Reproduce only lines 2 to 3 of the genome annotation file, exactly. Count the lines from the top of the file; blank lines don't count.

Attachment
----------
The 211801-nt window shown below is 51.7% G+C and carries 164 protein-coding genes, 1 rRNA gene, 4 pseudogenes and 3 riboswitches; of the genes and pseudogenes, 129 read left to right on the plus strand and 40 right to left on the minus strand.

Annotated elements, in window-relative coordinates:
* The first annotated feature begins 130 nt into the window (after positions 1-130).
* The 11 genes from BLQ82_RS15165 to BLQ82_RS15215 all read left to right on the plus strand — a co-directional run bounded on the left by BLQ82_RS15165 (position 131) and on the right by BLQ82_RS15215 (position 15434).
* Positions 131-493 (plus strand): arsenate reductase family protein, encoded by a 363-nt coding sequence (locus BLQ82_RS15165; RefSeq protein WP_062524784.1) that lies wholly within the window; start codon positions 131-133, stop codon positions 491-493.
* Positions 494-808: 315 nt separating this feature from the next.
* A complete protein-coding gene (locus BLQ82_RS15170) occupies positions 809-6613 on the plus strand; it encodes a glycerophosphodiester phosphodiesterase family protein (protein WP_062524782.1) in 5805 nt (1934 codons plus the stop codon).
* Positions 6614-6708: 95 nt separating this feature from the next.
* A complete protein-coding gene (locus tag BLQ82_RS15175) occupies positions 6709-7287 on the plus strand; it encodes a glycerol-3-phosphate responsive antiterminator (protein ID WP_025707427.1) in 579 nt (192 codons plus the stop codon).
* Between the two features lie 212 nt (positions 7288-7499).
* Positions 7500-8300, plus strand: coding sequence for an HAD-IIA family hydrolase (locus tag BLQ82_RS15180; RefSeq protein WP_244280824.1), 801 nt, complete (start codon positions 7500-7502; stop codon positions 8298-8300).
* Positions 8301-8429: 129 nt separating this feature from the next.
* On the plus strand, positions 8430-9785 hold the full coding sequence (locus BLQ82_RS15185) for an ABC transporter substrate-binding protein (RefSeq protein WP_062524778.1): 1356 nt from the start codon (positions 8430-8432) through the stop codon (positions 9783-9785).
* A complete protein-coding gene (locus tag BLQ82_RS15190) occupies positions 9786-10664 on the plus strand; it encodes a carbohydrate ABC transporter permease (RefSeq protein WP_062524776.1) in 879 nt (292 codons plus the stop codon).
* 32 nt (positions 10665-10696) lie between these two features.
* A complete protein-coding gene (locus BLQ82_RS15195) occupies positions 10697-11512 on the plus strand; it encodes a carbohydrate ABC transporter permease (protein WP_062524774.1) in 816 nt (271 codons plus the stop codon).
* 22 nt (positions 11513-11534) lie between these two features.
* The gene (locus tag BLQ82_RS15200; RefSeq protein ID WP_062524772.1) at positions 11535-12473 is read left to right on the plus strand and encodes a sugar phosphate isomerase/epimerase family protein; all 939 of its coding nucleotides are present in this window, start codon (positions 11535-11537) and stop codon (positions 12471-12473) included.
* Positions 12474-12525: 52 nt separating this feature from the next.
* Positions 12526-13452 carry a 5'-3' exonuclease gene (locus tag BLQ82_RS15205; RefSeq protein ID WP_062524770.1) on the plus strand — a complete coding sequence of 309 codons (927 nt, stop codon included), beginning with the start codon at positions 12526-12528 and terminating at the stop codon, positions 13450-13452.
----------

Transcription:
Annotated elements, in window-relative coordinates:
* The first annotated feature begins 130 nt into the window (after positions 1-130).